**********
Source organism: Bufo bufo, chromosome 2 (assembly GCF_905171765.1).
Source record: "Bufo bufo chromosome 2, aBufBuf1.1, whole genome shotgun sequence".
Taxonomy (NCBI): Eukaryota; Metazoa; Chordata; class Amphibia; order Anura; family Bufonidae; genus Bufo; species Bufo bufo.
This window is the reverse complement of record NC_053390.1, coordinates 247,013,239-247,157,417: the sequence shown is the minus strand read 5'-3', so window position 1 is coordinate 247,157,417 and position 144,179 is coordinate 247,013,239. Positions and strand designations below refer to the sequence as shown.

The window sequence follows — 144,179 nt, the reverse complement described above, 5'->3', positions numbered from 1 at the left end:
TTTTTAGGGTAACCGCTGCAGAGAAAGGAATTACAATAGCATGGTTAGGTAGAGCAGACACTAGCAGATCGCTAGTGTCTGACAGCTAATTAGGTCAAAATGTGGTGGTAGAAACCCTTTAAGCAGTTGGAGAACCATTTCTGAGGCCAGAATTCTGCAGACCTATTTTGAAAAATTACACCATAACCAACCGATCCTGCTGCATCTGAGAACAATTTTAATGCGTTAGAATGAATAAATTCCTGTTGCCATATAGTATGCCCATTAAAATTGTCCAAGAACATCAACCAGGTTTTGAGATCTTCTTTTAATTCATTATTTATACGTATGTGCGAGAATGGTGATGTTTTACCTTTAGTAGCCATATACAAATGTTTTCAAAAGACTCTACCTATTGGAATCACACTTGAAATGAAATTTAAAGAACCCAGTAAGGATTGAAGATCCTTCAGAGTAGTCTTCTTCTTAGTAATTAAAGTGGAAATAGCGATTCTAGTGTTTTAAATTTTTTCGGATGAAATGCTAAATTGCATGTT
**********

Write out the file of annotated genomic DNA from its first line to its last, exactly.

Source organism: Bufo bufo, chromosome 2 (assembly GCF_905171765.1).
Source record: "Bufo bufo chromosome 2, aBufBuf1.1, whole genome shotgun sequence".
Taxonomy (NCBI): Eukaryota; Metazoa; Chordata; class Amphibia; order Anura; family Bufonidae; genus Bufo; species Bufo bufo.
This window is the reverse complement of record NC_053390.1, coordinates 247,013,239-247,157,417: the sequence shown is the minus strand read 5'-3', so window position 1 is coordinate 247,157,417 and position 144,179 is coordinate 247,013,239. Positions and strand designations below refer to the sequence as shown.

The window sequence follows — 144,179 nt, the reverse complement described above, 5'->3', positions numbered from 1 at the left end:
TTTTTAGGGTAACCGCTGCAGAGAAAGGAATTACAATAGCATGGTTAGGTAGAGCAGACACTAGCAGATCGCTAGTGTCTGACAGCTAATTAGGTCAAAATGTGGTGGTAGAAACCCTTTAAGCAGTTGGAGAACCATTTCTGAGGCCAGAATTCTGCAGACCTATTTTGAAAAATTACACCATAACCAACCGATCCTGCTGCATCTGAGAACAATTTTAATGCGTTAGAATGAATAAATTCCTGTTGCCATATAGTATGCCCATTAAAATTGTCCAAGAACATCAACCAGGTTTTGAGATCTTCTTTTAATTCATTATTTATACGTATGTGCGAGAATGGTGATGTTTTACCTTTAGTAGCCATATACAAATGTTTTCAAAAGACTCTACCTATTGGAATCACACTTGAAATGAAATTTAAAGAACCCAGTAAGGATTGAAGATCCTTCAGAGTAGTCTTCTTCTTAGTAATTAAAGTGGAAATAGCGATTCTAGTGTTTTAAATTTTTTCGGATGAAATGCTAAATTGCATGTT